Tackling goals—whether at work, at home, or in fitness—can be challenging. But if you take care of the mind, it can help you take care of everything else.
My husband and I are fortunate enough to have six or seven sets of couples with whom we frequently pal around with, and one in particular that we consider our closest companions. We ring in every New Year with them. Weekends together have included road trips to Vegas and regular lounging with takeout and a movie.
But one day I came to the realization that something was missing from our friendship. “If you stop and think about it, they really never initiate plans with us,” I told my husband. “You know, you’re right! Why is that?” he wondered.
The situation bothered me, so I looked for some help. Was there a way for such an imbalanced friendship to feel balanced again? Here’s how the experts recommend reconciling a friendship that feels uneven:
If your friends don’t make plans with you, but also blow off your invitations, that is an issue. But if they are happy to hang out whenever you invite them, the friendship may not be flawed. Mark Rogers, Psychologist and CEO of Insights Without Borders explains that some people are planners by nature, while others are less so. “If you are OK with always being the one to invite your friends, then accept this is going to be … the dynamic of the relationship,” he says.
Sometimes friends reach out less, and we’ve all been there. Before launching into feelings of frustration, consider the current situation. “If you know your friend is going through a really tough time, (college finals, medical school, a divorce, new baby, etc.) then cut them some slack,” says Marie Dubuque, author of “Handling the People Who Hate You While Keeping Your Self Esteem in Tact”.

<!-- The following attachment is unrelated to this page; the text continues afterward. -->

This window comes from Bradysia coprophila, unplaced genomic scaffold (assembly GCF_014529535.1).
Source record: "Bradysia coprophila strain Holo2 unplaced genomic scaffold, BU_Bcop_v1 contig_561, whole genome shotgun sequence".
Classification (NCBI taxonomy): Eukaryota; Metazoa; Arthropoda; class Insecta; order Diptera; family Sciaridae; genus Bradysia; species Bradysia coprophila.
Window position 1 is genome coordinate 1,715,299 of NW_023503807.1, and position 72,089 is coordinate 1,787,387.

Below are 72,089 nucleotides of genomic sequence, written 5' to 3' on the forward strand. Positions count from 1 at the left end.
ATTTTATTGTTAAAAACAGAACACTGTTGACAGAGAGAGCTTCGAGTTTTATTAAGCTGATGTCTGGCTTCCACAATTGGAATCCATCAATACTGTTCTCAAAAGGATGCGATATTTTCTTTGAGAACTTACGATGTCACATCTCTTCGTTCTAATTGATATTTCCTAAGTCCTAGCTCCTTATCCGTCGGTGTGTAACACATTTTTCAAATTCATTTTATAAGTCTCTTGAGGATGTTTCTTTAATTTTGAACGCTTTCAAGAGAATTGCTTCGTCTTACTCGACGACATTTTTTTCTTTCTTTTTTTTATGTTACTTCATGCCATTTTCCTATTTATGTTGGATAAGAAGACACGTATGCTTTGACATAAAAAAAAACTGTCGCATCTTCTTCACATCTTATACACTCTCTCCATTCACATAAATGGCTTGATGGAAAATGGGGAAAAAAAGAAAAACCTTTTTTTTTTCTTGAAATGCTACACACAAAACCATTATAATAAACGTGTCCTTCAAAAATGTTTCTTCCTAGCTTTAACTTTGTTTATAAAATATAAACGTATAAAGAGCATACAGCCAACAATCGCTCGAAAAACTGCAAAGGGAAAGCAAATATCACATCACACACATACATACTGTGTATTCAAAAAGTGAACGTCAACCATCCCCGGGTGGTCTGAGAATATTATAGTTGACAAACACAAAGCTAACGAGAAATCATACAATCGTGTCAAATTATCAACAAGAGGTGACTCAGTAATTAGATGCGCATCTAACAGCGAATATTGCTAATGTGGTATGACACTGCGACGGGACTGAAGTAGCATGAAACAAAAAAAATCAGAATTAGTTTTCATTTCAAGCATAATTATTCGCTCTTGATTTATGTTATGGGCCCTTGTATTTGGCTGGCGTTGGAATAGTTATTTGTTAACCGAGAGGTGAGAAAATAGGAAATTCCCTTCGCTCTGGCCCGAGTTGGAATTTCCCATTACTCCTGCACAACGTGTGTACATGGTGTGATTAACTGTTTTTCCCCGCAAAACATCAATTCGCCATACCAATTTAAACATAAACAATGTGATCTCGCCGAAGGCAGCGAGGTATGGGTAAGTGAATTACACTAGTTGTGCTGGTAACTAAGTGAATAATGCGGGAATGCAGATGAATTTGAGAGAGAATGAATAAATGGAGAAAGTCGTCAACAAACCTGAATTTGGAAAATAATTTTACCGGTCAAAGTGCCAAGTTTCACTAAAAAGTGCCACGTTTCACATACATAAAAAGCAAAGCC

According to Heather Kohos, founder of The Shift LA, clear communication is crucial to all successful relationships, including friendship. “Generally speaking, someone not initiating plans means we’ve never asked them to, they aren’t capable of taking the lead, or they are worried about not meeting our expectations,” she explains. “Look at your needs and values with this relationship and realize you might not be communicating [those values] correctly with this friend.”
Rogers adds that speaking with your friend directly will only strengthen your bond. “Create an agreement to discuss this issue or issues with them. Doing so will help establish greater intimacy and friendship with them, and your relationship with one another,” he notes.
If you are having any doubts about the friendship, one way to seek clarity is to take a break from making plans and see what happens. “If your friend constantly relies on you … to make plans and you are utterly sick of it, stop calling,” says Dubuque. Sometimes just taking a break can ease the frustration and help you see the situation more clearly before one of you reaches out.
It’s important to feel that the investment you make in a friendship feels equal. If the scale of balance tips more in one direction and you begin to notice a lack of effort from the other side, then it’s time to access your options. Consider the other person’s situation and evaluate what could be affecting their lack of effort in your friendship. Decide whether or not you are comfortable with your existing dynamic. And if you’re not, don’t be afraid to confront your friend. A relationship can only become stronger from open and honest communication.